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Clinical sciences oral session 6—clinical advances in diagnosis & screening
O3-S6.01 Improved diagnostics of bacterial vaginosis with molecular techniques
  1. A Speksnijder1,
  2. P Gruteke2,
  3. D Jonker1,
  4. H de Vries1,
  5. A van Dam1
  1. 1Health Service Amsterdam, Amsterdam, Netherlands
  2. 2Onze Lieve Vrouwe Gasthuis General Hospital, Amsterdam, Netherlands

Abstract

Background Bacterial vaginosis (BV) is a disturbance of the vaginal microflora. BV can cause discharge complaints and lead to pelvic inflammatory disease, ectopic pregnancy and premature birth. We evaluated a combination of PCR assay's and whole bacterial community analysis with the standard diagnostic algorithm to validate a molecular assay for the determination of BV.

Methods 160 women with vaginal discharge complaints were included. 80 women were classified as BV and 80 as non-BV according to Amsel criteria. Gram stains from vaginal smears were made for Nugent scoring. Vaginal swabs were tested with PCR assays for Gardnerella vaginalis, Atopobium vaginae, BV associated bacterium type 2 (BVAB2) and Megaspheara type 1 (MS1). Whole bacterial community analysis was performed by fluorescent Terminal Restriction Fragment Length polymorphism (TRFLP) of 16S-rDNA. TRFLP patterns and predictive fragments of a number of BV associated bacteria were analysed with Bionumerics software (Applied Maths, Belgium).

Results Compared to Amsel criteria, the highest sensitivity of 100% was achieved with a duplex PCR for G. vaginalis and/or A vaginae and the highest specificity of 86% was found with a singleplex BVAB2 specific PCR. Best overall performance was shown using a duplex real time PCR for BVAB2 and/or MS1 with a sensitivity of 90% and a specificity of 78% with respect to Amsel criteria. Using Nugent criteria as a standard, this duplex PCR has a sensitivity of 84% and specificity of 86%. From TRFLP results, the presence of predictive fragments of Prevotella, Aerococcus, Megaspheara, Mycoplasma, Peptostreptococcus, Leptotrichia, Eggerthella, Gardnerella, Atopobium and Dialister was most associated with BV positive samples. Cluster analysis of microbial profiles revealed clear differences between BV and non-BV and indicated possible intermediate or transition stages.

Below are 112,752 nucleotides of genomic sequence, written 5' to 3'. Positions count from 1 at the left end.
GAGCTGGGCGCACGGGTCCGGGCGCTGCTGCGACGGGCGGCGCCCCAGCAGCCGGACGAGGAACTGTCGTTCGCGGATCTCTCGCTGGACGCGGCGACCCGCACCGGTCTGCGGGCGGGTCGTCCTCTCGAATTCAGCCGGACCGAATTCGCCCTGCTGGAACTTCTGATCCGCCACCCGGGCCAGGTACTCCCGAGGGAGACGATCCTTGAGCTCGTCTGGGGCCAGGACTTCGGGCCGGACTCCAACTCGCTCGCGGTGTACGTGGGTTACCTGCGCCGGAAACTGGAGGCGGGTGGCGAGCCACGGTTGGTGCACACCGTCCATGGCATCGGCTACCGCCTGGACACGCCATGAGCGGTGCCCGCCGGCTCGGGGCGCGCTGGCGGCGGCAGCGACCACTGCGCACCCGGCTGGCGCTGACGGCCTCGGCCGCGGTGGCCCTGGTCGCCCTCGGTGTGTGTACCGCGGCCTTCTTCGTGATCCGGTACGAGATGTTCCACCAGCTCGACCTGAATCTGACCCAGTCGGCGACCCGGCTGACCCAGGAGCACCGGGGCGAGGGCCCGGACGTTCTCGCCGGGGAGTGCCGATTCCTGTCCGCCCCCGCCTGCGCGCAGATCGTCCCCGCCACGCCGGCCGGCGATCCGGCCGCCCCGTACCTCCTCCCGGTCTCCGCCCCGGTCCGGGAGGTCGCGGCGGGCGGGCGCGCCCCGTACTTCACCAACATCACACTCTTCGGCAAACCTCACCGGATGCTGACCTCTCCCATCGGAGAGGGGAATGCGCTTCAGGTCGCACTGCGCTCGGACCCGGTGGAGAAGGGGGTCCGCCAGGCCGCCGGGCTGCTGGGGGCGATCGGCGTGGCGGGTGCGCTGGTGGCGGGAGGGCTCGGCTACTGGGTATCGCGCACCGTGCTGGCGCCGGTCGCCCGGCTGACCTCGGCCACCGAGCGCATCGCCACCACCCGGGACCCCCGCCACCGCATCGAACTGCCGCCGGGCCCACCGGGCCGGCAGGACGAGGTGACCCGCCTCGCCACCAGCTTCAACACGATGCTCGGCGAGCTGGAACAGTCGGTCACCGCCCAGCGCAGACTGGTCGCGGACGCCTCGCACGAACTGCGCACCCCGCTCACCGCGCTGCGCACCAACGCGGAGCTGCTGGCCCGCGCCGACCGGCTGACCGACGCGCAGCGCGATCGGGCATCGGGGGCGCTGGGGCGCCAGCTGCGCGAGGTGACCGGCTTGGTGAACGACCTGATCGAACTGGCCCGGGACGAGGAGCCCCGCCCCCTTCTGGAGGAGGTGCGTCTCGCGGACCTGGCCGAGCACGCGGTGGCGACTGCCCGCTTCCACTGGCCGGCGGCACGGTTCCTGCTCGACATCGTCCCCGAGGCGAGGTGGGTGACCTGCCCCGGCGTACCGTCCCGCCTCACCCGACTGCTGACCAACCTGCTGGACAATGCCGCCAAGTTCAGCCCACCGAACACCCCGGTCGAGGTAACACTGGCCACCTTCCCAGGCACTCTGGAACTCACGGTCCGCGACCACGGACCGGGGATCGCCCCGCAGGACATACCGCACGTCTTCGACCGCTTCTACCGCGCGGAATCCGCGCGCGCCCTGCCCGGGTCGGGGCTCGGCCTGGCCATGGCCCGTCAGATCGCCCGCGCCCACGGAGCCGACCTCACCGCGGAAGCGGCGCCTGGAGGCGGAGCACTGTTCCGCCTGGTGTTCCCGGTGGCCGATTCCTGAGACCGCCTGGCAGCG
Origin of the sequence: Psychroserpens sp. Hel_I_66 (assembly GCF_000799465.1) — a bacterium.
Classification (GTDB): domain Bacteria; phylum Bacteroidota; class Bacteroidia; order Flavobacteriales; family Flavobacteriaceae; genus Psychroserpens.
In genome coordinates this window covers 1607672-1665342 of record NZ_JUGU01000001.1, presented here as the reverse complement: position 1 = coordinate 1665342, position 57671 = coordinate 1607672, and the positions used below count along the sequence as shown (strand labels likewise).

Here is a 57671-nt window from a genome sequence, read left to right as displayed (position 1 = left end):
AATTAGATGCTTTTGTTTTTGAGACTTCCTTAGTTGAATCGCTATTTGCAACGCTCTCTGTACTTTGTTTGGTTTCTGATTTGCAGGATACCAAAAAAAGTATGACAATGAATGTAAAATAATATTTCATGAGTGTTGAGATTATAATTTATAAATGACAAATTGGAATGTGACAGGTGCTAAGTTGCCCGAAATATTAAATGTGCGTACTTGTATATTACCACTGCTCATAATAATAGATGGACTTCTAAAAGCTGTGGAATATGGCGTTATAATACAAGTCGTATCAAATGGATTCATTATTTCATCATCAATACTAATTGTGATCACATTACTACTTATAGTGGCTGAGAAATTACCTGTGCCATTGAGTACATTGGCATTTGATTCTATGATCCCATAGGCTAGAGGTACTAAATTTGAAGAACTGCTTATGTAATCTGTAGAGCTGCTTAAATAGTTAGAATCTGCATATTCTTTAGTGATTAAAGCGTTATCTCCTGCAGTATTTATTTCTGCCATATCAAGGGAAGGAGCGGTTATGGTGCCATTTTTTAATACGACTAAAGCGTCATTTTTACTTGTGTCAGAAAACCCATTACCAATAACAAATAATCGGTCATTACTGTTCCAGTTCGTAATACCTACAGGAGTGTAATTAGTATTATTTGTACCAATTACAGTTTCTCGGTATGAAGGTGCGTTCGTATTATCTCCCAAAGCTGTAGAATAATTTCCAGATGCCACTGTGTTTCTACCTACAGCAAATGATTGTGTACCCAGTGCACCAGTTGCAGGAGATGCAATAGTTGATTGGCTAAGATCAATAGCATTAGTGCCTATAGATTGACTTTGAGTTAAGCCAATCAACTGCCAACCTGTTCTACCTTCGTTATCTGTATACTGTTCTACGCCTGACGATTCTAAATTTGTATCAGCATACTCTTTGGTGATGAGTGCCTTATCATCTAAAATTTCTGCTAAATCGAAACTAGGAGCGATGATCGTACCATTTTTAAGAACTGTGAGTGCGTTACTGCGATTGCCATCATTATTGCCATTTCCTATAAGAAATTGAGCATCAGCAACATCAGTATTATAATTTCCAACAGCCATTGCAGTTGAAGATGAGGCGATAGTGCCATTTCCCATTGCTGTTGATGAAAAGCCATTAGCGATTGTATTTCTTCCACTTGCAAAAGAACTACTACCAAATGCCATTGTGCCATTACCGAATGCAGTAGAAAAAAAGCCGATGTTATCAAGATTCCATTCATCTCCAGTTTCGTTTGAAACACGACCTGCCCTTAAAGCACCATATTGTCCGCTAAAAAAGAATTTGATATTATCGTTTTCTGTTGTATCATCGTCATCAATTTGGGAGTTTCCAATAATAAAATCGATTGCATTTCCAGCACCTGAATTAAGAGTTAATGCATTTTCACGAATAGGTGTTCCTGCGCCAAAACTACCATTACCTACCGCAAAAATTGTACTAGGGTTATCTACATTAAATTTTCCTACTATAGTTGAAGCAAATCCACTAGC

Conclusions A combination of bacterial species are involved in BV. For molecular diagnostics a duplex PCR of Gardnerella en/of Atopobium can be used for initial screening confirmed by a BVAB2 specific PCR. A more effective alternative is a real time duplex PCR targeting BVAB2 and/or MS1. Microbial profiling supports most targets used in the PCR assays. Cluster analysis of microbial profiles can be used to interpret discordant validation results and possibly for diagnosis.

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